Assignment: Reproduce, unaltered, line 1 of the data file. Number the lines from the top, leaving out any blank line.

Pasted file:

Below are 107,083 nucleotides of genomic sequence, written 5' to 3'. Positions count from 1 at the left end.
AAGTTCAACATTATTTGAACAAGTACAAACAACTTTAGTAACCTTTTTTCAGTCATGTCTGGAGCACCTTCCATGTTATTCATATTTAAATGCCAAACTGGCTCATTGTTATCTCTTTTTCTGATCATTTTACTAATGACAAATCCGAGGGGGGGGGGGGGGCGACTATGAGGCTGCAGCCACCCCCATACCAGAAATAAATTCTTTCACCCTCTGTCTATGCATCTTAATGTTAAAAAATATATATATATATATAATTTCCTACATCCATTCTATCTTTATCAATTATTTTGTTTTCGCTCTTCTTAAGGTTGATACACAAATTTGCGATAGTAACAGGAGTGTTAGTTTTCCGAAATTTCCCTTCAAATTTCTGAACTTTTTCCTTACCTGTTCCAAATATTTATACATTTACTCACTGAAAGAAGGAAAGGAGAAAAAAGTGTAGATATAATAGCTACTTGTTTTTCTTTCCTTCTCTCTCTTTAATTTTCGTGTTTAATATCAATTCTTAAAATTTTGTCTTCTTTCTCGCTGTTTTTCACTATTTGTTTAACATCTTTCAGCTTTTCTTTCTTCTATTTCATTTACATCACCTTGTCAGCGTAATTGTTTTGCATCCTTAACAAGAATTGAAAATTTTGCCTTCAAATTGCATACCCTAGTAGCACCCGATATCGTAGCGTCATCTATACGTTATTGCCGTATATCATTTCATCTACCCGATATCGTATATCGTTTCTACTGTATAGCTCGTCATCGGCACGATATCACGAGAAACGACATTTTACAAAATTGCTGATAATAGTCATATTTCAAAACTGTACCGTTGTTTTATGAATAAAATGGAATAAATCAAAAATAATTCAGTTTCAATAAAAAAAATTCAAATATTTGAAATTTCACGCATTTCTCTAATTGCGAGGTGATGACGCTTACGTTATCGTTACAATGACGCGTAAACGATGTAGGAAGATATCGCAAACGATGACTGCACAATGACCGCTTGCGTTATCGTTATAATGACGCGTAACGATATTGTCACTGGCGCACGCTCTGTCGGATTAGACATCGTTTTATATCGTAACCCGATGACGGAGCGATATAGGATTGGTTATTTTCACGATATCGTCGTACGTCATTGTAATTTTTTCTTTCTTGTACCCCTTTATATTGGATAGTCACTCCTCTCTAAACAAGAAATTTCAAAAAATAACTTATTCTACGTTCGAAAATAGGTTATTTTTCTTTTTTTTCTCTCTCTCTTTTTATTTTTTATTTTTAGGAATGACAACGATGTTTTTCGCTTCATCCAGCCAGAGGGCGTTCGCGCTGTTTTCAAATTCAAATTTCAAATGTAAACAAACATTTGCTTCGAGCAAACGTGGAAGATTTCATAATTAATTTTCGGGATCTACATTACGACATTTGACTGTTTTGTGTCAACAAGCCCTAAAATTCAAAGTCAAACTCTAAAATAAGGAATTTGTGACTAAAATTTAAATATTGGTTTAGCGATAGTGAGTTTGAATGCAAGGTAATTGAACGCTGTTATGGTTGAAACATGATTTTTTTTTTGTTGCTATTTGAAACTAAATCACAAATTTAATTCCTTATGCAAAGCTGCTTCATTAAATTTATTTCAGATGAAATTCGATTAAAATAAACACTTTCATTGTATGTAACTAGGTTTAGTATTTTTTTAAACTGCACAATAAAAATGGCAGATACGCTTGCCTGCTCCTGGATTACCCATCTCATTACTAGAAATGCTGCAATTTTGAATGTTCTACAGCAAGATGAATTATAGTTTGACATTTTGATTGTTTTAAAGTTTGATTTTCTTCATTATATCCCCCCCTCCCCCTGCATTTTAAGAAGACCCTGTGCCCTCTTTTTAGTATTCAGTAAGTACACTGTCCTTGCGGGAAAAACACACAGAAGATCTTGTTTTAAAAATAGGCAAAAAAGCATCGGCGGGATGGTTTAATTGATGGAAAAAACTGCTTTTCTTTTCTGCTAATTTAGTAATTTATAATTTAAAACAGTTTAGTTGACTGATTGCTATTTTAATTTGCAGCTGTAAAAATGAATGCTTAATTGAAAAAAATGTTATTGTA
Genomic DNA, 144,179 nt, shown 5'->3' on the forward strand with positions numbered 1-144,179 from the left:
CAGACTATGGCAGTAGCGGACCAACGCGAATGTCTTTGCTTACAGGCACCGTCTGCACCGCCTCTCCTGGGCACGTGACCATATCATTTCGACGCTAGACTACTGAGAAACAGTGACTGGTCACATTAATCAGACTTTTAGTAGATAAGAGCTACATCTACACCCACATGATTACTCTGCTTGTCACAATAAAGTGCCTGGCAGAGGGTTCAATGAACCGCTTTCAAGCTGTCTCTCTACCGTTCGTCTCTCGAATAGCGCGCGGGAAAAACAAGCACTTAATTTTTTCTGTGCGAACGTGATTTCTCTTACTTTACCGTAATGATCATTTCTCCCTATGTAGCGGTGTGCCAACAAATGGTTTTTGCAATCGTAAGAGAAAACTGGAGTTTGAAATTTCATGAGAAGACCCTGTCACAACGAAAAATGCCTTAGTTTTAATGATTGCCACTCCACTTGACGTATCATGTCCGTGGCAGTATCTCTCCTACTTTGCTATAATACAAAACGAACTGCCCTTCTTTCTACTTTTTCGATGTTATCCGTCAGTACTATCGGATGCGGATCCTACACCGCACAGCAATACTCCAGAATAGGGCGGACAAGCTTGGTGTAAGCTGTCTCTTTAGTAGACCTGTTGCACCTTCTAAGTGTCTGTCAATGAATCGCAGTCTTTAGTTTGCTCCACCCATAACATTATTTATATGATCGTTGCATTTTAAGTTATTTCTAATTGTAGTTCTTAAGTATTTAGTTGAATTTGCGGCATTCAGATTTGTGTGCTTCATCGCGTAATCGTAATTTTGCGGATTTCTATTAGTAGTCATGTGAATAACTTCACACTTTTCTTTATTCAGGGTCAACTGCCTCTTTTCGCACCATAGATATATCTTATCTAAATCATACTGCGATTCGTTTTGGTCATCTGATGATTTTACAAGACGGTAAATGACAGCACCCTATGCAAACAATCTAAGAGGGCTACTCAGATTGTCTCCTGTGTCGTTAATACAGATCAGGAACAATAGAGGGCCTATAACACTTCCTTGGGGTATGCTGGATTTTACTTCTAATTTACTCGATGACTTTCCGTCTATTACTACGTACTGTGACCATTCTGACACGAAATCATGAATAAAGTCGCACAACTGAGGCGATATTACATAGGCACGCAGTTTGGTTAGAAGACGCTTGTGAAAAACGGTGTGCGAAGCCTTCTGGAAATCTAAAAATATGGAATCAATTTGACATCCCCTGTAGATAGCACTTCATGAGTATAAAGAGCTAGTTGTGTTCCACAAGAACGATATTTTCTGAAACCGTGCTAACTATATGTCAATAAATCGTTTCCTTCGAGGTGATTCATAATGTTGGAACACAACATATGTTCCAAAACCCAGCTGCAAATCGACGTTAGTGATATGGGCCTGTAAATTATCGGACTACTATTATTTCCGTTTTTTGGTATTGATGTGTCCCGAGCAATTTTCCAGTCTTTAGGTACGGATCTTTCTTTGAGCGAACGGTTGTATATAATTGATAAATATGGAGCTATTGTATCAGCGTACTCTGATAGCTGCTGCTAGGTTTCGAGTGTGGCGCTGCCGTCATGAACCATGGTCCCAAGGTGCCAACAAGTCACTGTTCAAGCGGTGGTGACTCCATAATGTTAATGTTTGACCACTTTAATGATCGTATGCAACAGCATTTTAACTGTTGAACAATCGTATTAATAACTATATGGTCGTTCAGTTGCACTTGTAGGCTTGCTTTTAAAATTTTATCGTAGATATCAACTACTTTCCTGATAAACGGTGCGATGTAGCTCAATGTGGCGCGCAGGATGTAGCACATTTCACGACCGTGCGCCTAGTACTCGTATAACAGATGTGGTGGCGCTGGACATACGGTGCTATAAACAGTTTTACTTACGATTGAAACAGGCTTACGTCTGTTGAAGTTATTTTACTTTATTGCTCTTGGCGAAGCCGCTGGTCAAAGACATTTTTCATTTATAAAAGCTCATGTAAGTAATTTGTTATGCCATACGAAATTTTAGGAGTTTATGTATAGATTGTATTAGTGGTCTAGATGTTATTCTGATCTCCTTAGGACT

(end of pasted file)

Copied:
Below are 107,083 nucleotides of genomic sequence, written 5' to 3'. Positions count from 1 at the left end.